E-commerce among continuing investment opportunities in China

Even though China’s growth prospects are in question, there’s a huge amount of growth in electronic commerce that’s creating investment opportunities.

Companies that will benefit from digital and electronic commerce innovation in China include big names such as Alibaba, Baidu and Tencent, says Kenrick Leung, director of investment for greater China equities at Amundi in Hong Kong. He manages the Renaissance China Plus fund.

As Leung explains, “What e-commerce does — and what these Internet companies do — is cut out the middleman. They make things more streamlined and improve productivity. You can now marry businesses with end consumers by cutting out many additional layers.”

Read: What’s the prognosis for investing in China?

Further, China’s focus on globalization will enable its digital companies to improve their reach to overseas vendors and customers, says Leung. “A lot of these companies are very interesting at this point. They’ll be direct beneficiaries of this trend toward innovation and global trade.”

Another factor is China’s commitment to fostering innovation over the long term. “China has been trying to acquire as much technology as possible to go from a low-end assembler of cheap consumer goods to an exporter, or manufacturer, of value-added goods,” he adds.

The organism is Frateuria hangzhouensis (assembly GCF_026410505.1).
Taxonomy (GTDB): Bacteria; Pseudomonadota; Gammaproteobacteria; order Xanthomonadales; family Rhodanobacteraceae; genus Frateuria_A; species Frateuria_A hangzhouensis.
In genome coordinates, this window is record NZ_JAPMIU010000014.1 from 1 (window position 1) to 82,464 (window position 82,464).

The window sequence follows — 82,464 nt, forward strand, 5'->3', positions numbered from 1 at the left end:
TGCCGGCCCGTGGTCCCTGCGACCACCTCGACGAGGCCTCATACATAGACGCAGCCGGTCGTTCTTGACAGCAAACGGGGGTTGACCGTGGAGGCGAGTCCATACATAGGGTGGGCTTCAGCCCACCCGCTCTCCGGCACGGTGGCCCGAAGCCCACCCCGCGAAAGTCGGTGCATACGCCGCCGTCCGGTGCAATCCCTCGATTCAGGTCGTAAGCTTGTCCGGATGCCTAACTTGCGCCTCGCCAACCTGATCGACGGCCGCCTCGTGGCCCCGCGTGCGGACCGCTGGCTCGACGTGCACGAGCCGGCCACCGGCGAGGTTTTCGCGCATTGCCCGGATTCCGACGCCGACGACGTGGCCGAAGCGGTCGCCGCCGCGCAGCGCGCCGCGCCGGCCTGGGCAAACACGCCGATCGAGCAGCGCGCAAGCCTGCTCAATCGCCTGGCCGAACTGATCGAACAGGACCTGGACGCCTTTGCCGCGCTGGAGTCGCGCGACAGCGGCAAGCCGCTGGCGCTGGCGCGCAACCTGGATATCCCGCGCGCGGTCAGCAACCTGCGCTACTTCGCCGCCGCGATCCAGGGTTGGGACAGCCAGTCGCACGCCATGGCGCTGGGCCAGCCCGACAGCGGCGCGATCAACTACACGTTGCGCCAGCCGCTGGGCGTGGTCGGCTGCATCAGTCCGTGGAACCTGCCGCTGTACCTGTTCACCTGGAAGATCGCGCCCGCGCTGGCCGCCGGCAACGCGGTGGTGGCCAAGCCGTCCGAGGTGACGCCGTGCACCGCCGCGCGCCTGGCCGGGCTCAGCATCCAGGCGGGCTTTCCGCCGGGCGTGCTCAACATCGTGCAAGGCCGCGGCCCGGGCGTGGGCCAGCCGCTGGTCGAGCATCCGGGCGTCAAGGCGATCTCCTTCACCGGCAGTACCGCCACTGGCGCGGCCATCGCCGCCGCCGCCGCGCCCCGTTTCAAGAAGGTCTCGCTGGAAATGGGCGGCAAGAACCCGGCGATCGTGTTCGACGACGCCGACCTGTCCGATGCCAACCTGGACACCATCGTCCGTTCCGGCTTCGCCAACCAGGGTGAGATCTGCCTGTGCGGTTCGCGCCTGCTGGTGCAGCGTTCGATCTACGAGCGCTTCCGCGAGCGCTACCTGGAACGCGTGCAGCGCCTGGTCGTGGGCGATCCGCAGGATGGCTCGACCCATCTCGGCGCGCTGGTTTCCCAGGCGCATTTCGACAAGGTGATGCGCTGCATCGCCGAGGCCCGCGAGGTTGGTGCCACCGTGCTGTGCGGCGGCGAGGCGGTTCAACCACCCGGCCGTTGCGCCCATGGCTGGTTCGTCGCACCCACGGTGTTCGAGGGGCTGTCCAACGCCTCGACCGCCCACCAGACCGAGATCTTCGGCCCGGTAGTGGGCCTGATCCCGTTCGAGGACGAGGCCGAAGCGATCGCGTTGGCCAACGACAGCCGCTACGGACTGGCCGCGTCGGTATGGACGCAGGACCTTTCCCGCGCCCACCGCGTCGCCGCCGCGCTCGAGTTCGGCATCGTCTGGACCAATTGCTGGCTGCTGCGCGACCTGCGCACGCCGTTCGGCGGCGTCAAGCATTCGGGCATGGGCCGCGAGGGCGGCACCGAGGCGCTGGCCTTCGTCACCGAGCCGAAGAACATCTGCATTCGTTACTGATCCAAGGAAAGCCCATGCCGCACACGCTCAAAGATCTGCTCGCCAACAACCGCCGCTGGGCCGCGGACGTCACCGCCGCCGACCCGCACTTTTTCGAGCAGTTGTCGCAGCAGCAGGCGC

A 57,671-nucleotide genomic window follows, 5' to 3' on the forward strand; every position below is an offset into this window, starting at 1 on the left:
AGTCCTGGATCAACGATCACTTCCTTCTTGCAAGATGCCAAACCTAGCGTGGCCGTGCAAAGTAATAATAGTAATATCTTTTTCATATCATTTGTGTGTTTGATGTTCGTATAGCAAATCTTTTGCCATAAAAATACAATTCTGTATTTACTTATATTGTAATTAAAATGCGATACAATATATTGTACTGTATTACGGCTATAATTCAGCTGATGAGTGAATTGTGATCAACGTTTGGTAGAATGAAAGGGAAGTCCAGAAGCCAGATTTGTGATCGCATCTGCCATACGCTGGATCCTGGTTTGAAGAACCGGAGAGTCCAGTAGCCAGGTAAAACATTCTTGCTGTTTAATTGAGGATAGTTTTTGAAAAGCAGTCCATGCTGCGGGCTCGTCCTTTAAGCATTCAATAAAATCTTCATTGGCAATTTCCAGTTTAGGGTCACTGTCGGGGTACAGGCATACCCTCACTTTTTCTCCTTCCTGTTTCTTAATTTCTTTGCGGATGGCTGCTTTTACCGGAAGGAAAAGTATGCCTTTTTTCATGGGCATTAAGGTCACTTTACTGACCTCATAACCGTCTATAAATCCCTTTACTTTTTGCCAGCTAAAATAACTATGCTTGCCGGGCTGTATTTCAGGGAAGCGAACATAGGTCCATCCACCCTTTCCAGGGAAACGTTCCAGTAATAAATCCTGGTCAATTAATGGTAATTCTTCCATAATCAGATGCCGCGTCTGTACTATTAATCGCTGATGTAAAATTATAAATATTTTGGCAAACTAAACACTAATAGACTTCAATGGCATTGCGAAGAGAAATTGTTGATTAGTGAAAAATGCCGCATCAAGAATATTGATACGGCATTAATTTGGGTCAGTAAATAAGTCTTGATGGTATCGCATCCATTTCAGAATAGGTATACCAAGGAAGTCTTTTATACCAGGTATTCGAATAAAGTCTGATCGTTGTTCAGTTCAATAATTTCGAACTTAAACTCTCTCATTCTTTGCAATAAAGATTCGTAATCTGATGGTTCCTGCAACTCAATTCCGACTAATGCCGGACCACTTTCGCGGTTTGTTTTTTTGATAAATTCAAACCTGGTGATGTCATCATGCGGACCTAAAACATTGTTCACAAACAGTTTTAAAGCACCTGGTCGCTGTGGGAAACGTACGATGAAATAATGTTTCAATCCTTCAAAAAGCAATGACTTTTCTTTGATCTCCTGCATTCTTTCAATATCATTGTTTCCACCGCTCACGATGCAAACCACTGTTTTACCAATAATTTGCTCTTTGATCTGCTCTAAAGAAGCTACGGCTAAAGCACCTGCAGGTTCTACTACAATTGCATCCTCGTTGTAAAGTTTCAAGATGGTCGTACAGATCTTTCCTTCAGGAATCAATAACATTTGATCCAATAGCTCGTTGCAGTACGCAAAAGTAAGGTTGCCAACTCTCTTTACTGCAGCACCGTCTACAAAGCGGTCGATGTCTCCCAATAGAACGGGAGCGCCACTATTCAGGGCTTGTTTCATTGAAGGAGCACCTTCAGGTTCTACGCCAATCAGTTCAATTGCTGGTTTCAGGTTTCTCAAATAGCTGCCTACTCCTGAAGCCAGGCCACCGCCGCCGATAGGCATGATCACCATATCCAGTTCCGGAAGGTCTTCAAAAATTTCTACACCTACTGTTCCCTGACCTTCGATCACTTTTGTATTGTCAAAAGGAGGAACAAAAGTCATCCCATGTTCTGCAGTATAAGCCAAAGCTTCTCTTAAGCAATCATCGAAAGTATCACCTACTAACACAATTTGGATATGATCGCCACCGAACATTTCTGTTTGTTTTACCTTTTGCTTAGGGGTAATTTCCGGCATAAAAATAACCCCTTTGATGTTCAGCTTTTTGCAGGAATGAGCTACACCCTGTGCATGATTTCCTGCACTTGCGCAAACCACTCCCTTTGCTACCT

China is also working to co-ordinate its efforts with its domestic policy. Recently, China’s state council was given specific targets for science and technology progress; the government wants knowledge-based, intensive services to contribute up to 20 per cent of the GDP by 2020, up from 15 per cent currently.

China is also advocating for digital growth globally. The 11th G20 summit that took place in China this year focused on promoting interconnected global growth and innovation, as well as a multilateral trading system.

Issues such as the current anti-globalization sentiment are a big factor in the the call for unified economic growth, says Leung.

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“There’s a lot of potential reversal of trade as it [has] happened under the World Trade Organization format,” he says, noting China wants to “continue with the current system of trading in terms of exports and globalization.”

China would also like to see more governments working on the co-ordination of fiscal and monetary policy, with a focus on fiscal stimulus and structural reform. Leung notes China sees that as a way to improve the productivity of the global economy. He adds that domestically, China is co-ordinating its fiscal and monetary policy.

This article originally appeared on the website of Benefits Canada‘s companion publication, advisor.ca.